It would be way too much to get into here, but the book is worth a read just for that part!
What does the female body actually DO in labor?
Another extremely helpful portion of the book details the anatomy of a woman's body and the physiology of labor and birth. You learn about the different muscle layers in the uterus and how contractions in those layers of muscles prepare the body for birth. It's amazing how so many things work together to open up the birth canal for a baby to enter the world. It's also amazing to realize that this process is actually designed to be smooth and rather swift (at least, compared to how long labor takes today).
How does all of this fit together?
The middle of the book focuses on the way fear affects the body. We've all felt moments of fear, and we've felt the superficial effects--the increased pulse, the quick breathing, the cold sweat. The book delves deeper into the body's response to fear and how the various systems of the body are affected. Like most organisms, when humans feel threatened or fearful, all energy and resources are directed toward essential life-support systems. This is why people who are terrified are faster and stronger than normal, and why people experiencing active fear can go for much longer periods of time without a need for food.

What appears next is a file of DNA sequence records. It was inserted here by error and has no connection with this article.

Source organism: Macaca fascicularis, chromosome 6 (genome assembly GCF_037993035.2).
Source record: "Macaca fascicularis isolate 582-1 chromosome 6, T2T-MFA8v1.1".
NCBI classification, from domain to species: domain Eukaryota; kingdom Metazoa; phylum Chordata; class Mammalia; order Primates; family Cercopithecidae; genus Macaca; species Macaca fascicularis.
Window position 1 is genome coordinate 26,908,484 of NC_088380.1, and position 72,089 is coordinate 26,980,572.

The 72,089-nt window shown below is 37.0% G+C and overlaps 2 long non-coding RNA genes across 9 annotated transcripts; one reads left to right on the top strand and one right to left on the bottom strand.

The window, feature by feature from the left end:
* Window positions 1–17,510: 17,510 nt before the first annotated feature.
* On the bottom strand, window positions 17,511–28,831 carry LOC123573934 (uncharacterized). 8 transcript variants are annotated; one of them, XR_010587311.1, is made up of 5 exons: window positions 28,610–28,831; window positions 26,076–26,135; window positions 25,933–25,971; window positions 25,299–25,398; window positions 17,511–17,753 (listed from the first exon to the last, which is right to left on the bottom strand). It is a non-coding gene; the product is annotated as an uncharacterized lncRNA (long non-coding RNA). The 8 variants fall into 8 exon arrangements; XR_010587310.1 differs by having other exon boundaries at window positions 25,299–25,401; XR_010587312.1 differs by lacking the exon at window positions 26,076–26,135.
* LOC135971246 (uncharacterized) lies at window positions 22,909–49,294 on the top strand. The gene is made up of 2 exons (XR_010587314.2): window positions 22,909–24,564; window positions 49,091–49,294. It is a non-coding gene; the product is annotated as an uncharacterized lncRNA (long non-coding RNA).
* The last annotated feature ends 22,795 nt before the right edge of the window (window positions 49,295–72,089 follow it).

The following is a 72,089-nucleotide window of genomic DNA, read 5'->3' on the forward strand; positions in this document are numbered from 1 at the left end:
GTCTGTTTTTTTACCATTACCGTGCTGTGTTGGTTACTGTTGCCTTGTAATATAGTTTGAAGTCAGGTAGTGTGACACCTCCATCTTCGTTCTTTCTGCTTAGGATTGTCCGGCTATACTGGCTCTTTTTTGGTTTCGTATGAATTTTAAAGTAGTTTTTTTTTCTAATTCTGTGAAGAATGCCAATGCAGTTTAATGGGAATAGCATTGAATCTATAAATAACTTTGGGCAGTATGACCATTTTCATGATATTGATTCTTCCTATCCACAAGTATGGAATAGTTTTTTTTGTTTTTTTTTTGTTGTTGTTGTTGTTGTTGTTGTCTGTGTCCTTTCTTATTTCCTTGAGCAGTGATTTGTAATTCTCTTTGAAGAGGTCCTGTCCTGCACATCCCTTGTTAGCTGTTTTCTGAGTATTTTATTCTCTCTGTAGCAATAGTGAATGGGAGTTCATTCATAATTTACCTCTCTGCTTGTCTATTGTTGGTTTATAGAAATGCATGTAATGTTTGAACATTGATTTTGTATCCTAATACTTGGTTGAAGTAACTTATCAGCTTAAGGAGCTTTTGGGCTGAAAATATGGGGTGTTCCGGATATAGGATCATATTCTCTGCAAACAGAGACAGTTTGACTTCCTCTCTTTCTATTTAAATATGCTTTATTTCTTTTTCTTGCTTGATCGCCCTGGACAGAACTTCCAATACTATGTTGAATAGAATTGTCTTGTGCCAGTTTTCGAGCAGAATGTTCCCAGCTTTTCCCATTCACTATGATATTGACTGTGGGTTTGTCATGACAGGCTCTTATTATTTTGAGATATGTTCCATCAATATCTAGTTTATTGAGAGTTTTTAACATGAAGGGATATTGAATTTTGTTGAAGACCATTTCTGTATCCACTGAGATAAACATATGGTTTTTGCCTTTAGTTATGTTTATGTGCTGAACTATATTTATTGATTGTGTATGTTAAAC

Unfortunately for a woman in labor, the uterus and the reproductive system are not an essential life-support system. The greater the fear, the more the body cuts off the resources for that system, like blood/oxygen. This fear also creates great tension within the body and the uterus. This lack of blood/oxygen and this tension causes intense pain as the uterus still attempts to do its job, and it can even shut the whole process down, a.k.a. "stalled" labor.